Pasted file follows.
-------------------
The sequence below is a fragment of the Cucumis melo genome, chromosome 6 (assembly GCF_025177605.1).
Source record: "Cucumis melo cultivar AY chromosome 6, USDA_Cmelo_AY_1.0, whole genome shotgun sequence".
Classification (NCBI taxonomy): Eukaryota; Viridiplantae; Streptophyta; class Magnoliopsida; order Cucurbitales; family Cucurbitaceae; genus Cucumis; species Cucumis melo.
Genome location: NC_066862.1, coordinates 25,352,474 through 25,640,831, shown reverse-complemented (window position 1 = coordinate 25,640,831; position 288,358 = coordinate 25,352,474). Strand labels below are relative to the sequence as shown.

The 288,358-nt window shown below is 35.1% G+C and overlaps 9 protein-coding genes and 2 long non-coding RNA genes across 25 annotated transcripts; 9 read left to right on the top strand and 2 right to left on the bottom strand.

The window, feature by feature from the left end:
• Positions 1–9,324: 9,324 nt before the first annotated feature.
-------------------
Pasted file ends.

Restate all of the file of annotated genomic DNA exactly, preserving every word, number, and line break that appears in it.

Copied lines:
The sequence below is a fragment of the Cucumis melo genome, chromosome 6 (assembly GCF_025177605.1).
Source record: "Cucumis melo cultivar AY chromosome 6, USDA_Cmelo_AY_1.0, whole genome shotgun sequence".
Classification (NCBI taxonomy): Eukaryota; Viridiplantae; Streptophyta; class Magnoliopsida; order Cucurbitales; family Cucurbitaceae; genus Cucumis; species Cucumis melo.
Genome location: NC_066862.1, coordinates 25,352,474 through 25,640,831, shown reverse-complemented (window position 1 = coordinate 25,640,831; position 288,358 = coordinate 25,352,474). Strand labels below are relative to the sequence as shown.

The 288,358-nt window shown below is 35.1% G+C and overlaps 9 protein-coding genes and 2 long non-coding RNA genes across 25 annotated transcripts; 9 read left to right on the top strand and 2 right to left on the bottom strand.

The window, feature by feature from the left end:
• Positions 1–9,324: 9,324 nt before the first annotated feature.